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Muay Thai Is Not Your Auntie's Kickboxing Class

But she should come!

“Everybody you fight is not your enemy and everybody who helps you is not your friend.” – Mike Tyson


When it comes to self-defense classes, the choices can be as varied as a buffet spread. Among these options, cardio kickboxing and Muay Thai often find themselves in the same category. While cardio kickboxing does offer an engaging workout, it might not be the most effective way to learn self-defense.

Cardio kickboxing focuses primarily on getting your heart pumping and torching calories. While it's a fantastic fitness routine, it tends to lean more towards choreographed sequences that might not always translate seamlessly to real-world self-defense scenarios.

On the other side of the ring, we have Muay Thai, a full-contact martial art that's as authentic as it gets. Muay Thai not only hones your physical fitness but also equips you with a comprehensive set of combat skills. From punches to kicks, elbows, and clinching techniques, Muay Thai covers the entire spectrum of self-defense. Its emphasis on practical application and live sparring ensures that you're well-prepared for any confrontation.

So, while cardio kickboxing is a fun way to break a sweat and build some basic coordination, when you step into a Muay Thai class you're not just learning to throw punches, you're mastering the art of protection one well-executed technique at a time. If you're aiming to truly master the art of protecting yourself, Muay Thai steps into the ring as the heavyweight champion of combat training.



The colorful headband worn by Muay Thai fighters is more than just a headband.

The tradition of wearing a Mongkon (or Mongkol, or Mongkhon) dates back to ancient Thailand, when warriors would tie cloth around their heads as a talisman and chant Buddhist prayers prior to battles. This tradition and practice have made their way to Muay Thai competitors when they enter the ring and are worn during the Wai Khru ceremony in the ring. This brings the fighter luck and protects them from possible danger.

Traditionally, fighters earn their Mongkon after rigorous training, signifying their readiness to honorably represent the Muay Thai camp in the ring. The coach must be fully confident in the student's skills. The Mongkon is worn not only to show respect to the coach, school, and sport, but also to express gratitude and solidarity with those who supported the fighters on their challenging journey to the fight.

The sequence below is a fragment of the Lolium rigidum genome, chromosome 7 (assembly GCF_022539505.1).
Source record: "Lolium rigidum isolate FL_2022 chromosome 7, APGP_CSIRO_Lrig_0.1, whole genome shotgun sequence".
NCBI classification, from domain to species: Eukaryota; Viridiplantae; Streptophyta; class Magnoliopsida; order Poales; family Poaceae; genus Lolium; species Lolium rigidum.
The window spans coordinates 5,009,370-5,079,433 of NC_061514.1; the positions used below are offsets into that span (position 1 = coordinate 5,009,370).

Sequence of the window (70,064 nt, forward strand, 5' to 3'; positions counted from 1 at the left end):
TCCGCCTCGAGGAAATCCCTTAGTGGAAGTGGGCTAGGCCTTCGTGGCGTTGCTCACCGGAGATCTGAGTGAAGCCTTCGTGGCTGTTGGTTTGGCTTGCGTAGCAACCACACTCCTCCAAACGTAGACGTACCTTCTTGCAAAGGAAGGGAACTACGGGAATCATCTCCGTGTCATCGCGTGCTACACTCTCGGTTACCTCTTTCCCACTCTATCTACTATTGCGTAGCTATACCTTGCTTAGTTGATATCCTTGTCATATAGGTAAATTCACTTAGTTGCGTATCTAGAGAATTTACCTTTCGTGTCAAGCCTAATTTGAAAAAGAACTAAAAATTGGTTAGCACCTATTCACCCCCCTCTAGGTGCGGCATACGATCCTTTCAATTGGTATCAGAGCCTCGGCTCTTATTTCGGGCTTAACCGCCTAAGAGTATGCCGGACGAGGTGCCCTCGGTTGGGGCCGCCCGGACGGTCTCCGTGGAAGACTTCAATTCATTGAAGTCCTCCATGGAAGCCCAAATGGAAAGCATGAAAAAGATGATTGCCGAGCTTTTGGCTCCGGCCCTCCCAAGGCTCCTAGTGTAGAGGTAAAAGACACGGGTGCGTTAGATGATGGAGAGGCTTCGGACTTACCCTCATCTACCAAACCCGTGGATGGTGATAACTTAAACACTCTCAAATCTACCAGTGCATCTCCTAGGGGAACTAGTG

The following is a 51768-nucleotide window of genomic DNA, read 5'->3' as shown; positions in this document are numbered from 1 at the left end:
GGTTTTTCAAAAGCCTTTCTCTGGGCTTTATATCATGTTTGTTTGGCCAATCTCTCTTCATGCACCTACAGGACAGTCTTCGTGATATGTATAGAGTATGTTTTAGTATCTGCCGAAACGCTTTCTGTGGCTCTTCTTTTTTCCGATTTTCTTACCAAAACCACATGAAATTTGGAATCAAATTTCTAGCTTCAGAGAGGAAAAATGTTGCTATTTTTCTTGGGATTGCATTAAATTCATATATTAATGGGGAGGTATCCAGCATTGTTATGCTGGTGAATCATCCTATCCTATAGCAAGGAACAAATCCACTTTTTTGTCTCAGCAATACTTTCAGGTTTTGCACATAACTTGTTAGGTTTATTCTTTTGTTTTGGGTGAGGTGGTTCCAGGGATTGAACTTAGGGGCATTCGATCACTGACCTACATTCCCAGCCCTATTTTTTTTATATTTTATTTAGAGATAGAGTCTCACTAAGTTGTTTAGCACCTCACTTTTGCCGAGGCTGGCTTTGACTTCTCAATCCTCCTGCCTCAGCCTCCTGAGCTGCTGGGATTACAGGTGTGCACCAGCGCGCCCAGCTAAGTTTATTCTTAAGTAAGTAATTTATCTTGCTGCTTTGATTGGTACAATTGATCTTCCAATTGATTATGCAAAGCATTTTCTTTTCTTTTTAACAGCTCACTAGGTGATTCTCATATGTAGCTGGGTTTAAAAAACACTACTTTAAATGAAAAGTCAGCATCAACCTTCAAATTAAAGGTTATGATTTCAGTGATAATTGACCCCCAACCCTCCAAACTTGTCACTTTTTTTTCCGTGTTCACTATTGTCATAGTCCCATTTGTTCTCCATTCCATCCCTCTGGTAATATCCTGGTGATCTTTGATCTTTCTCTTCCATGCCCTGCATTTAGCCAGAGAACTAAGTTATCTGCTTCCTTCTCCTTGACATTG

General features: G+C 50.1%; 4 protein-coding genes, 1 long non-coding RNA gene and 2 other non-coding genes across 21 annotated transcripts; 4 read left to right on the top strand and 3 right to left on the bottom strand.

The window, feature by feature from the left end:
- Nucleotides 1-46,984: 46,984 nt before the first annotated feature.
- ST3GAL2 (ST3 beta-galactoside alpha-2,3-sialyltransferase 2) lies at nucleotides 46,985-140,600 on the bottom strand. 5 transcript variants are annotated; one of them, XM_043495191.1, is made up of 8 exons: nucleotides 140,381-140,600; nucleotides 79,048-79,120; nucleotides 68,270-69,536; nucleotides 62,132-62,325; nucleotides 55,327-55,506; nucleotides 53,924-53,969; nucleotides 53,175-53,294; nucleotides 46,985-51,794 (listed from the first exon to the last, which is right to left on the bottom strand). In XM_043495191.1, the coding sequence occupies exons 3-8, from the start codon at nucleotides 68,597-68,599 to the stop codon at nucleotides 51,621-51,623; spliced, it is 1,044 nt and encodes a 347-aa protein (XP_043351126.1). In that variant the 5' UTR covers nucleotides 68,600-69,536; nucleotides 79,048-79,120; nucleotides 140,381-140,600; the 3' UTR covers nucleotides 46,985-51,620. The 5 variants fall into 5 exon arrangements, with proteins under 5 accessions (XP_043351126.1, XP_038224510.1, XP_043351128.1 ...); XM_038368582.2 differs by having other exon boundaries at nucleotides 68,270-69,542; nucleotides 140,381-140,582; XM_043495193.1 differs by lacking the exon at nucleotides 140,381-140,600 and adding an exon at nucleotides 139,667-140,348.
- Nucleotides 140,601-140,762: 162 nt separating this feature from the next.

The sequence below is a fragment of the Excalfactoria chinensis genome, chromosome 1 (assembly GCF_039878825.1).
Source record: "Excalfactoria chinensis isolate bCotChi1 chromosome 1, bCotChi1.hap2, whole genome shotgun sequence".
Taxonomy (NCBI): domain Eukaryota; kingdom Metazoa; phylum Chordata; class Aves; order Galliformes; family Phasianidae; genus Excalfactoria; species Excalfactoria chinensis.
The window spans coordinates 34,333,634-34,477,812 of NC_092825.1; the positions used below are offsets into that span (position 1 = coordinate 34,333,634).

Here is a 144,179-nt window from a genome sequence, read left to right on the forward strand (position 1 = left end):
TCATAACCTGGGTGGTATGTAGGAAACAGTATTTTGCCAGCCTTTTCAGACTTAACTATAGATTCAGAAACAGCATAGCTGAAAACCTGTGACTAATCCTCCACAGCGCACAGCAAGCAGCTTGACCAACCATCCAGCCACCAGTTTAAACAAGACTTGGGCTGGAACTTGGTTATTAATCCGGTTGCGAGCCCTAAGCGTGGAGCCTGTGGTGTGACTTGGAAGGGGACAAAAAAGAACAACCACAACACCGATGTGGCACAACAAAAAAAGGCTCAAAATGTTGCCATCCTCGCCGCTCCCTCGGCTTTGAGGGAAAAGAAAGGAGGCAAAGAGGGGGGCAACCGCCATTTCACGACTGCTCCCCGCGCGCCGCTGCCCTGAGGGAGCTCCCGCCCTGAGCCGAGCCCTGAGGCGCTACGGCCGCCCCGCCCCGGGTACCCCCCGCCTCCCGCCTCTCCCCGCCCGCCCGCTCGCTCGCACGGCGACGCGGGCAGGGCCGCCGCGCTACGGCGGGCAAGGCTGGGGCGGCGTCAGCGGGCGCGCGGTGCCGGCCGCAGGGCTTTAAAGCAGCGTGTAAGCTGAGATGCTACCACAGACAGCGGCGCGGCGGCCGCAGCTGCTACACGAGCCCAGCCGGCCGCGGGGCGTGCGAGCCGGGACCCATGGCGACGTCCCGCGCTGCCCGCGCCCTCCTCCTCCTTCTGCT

RSLNT is a Muay Thai apparel company owned and operated by former Muay Thai fighter and practitioner Eric Capo.

How did you get started in Muay Thai?

I had a Groupon for I love kickboxing and the owner of the gym was an MMA instructor. After class I would see guys sparring and asked him about a Muay Thai. My first gym was called called NY Sanda and then I ended up at Chok Sabai. I fought my first smoker after three months of training.

How did you get into creating an apparel company? What makes RSLNT different from some of the other Muay Thai brands?

I’ve been in the fashion industry for 21 years. I worked for a dress company sewing and focusing on construction, fit, and quality. With my years of experience with FIT and many connections with factories and designers, I decided to launch RSLNT during the pandemic and it's been live since April 20, 2020.

What are your hopes for the company?

I want to continue to grow as a brand and expand into other martial arts like BJJ, boxing, and MMA with additional products such as rashguards, etc. I want to work with more with fighters, especially fighters who don’t have as much exposure, and help them grow their careers. And I want to continue to partner and sponsor shows, and affiliates.

What sets your brand apart?

What sets our design apart is fit. My experience in fashion and expertise in comfort has helped me to design shorts and make adjustments for every type of body style.

When do I know i'm ready to wear Muay Thai shorts?

Muay Thai shorts are becoming as popular as basketball shorts or Nike shorts. Whenever you feel comfortable and confident to wear them. Never a wrong time for it.